∙ Positive punishment: Add undesirable stimulus to decrease behavior o You get a spanking because you got bad grades

∙ Negative punishment: Remove desirable stimulus to decrease behavior o No TV because you didn’t do your chores

∙ Extinction: Desirable stimulus is not delivered, leads to decrease in behavior o Withhold reinforcement for behavior

o Not to be confused with negative punishment

∙ Effects of Extinction:  We also discuss several other topics like What is the process of reproducing new dna and dna molecules?

o Extinction Burst: When extinction begins, subject increases  frequency of behavior

 Angelito called and texted a lot more

o Operant Variability: Subject changes responses in attempt to receive reinforcement

 Angelito starts messaging on Facebook, liking Instagram photos,  showing up to her job or home

o Force of Response: Subject changes the force with which it responds  Results in response differentiation We also discuss several other topics like What is the meaning of hemoglobinometer and hematocrit?

 Angelito gets mad, starts being aggressive to her friends,  

banging on her door

o Emotional Response: Subject behaves in desperate, emotional ways  in attempt to get reinforcement

 Angelito starts calling her names, says she used him

o Spontaneous Recovery: Increase in behavior after extinction period  has completely occurred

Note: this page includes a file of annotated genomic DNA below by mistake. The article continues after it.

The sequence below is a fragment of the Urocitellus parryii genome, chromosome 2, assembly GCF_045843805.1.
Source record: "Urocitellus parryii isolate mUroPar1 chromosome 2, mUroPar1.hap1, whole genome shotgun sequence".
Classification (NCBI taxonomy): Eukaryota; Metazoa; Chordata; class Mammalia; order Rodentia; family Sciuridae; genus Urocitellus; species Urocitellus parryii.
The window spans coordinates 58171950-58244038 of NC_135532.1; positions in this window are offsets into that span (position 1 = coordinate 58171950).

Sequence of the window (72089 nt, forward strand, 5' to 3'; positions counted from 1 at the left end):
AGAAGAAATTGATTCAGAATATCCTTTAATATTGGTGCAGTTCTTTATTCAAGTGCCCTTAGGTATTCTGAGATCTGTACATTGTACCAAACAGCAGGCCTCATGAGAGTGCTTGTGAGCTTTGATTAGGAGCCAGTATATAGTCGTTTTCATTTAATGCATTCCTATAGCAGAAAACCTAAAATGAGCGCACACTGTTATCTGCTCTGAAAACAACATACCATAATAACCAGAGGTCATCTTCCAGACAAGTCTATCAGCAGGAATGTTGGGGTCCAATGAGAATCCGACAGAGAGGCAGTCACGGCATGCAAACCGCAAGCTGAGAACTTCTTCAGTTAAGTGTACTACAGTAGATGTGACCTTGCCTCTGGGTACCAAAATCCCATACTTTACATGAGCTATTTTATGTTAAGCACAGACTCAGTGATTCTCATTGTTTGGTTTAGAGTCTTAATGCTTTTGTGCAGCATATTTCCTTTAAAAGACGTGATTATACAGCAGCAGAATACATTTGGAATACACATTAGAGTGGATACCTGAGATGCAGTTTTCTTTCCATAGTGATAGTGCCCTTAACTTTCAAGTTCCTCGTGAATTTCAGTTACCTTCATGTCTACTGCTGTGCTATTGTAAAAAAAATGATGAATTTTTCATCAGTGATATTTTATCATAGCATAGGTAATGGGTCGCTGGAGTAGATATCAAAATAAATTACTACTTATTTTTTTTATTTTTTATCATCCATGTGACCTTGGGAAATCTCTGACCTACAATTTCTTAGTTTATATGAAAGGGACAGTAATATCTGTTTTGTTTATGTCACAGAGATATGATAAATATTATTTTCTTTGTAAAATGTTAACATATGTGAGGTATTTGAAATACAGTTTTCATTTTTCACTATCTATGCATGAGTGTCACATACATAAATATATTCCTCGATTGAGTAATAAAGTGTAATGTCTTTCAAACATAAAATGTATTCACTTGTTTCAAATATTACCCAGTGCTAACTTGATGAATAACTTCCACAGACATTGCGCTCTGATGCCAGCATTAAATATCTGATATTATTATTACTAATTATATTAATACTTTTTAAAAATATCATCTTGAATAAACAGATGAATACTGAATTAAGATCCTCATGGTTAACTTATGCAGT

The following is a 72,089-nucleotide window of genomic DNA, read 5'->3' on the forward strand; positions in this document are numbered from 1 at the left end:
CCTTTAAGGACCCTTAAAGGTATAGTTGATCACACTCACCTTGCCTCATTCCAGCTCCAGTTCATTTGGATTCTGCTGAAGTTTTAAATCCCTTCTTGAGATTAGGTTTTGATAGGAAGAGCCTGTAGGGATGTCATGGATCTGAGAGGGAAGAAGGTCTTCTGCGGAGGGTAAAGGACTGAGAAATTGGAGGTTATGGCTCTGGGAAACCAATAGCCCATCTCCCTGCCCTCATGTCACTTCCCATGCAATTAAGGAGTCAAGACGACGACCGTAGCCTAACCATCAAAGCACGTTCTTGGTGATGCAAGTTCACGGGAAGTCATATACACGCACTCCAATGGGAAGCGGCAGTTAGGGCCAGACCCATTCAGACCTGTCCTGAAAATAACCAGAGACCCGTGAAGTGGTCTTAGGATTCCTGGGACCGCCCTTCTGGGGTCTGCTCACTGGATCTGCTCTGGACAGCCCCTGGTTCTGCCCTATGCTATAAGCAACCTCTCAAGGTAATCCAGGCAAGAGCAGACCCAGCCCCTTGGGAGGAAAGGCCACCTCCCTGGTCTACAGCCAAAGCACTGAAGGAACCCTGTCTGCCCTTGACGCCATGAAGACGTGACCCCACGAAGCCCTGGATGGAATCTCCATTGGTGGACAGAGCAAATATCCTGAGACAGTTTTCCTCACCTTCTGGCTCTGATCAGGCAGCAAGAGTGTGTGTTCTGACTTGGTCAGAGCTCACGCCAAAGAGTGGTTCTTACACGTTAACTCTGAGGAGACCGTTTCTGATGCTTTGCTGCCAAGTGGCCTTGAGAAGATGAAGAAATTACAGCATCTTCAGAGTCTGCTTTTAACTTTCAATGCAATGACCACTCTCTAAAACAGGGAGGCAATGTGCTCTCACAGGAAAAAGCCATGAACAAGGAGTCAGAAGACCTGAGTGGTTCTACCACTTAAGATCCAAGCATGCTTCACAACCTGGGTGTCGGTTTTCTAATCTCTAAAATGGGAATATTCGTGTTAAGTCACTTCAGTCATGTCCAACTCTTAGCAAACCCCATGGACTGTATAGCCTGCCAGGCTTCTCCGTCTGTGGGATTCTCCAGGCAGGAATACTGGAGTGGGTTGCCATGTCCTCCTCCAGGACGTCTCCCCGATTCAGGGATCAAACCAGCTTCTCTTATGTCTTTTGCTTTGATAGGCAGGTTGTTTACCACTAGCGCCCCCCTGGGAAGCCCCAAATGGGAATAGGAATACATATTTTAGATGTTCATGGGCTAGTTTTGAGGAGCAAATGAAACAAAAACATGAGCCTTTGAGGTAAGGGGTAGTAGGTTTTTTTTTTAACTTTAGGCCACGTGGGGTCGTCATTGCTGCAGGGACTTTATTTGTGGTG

 Few months later, she texts him for a booty call, then Angelito  starts up again and behavior returns to baseline levels

∙ Methods of Making Punishment More Effective:  

o Abrupt Introduction of Punishment: Punishment must be delivered immediately, cannot be threatened or delivered at low levels and  brought up to higher level.\

o Intensity of Punishment: Punishment must be used at moderate  intensity on first occasion

 Too low and it will not be effective, too high and it will  

permanently change behavior

o Immediacy of Punishment: Punishment must be delivered directly  after behavior

 Behavior reduced by punishment after a delay recovers much  quicker than immediate punishment We also discuss several other topics like What are polette main points?

o Skinner found that punishment only temporarily suppresses behavior,  but it usually returns to pre-punishment levels over time

o Most punishments are immediately reinforcing (drugs), but punishment is delayed or uncertain

o Only very severe punishment can produce long-term suppression of  behavior Don't forget about the age old question of What are ksatriyas?

o Response Alternatives: If behavior continues responding regardless  of punishment, providing them with an alternative, non-punished route  to reinforcer can reduce behavior

Schedule of  

Reinforcement 

Stimulus that precedes  operant and consequence that follows

Fixed

After a set number or  period

Variable

Varying numbers or  

periods

Interval

Based on a period of time

After a fixed amount of  time, subject is given  reinforcement

After a varying amount of time, subject is given  reinforcement

Ratio

Based on number of  

responses

After a fixed number of  responses, given  

reinforcement

After a varying number of responses, given  

reinforcement

Effects of Schedules of Reinforcement 

∙ Assumption of Generality: Assume that all animal subjects behave in same way humans do

∙ Fixed Ratio: After reinforcement is given, small decline or pause in  responses is observed, this is called a Post-Reinforcement Pause ∙ Variable Ratio: Varying interval between responses produces highest rate of responses

o Pausing is reduced or eliminated on VR schedules, but can still occur

o VR schedules are numbered based on their AVERAGE number of  responses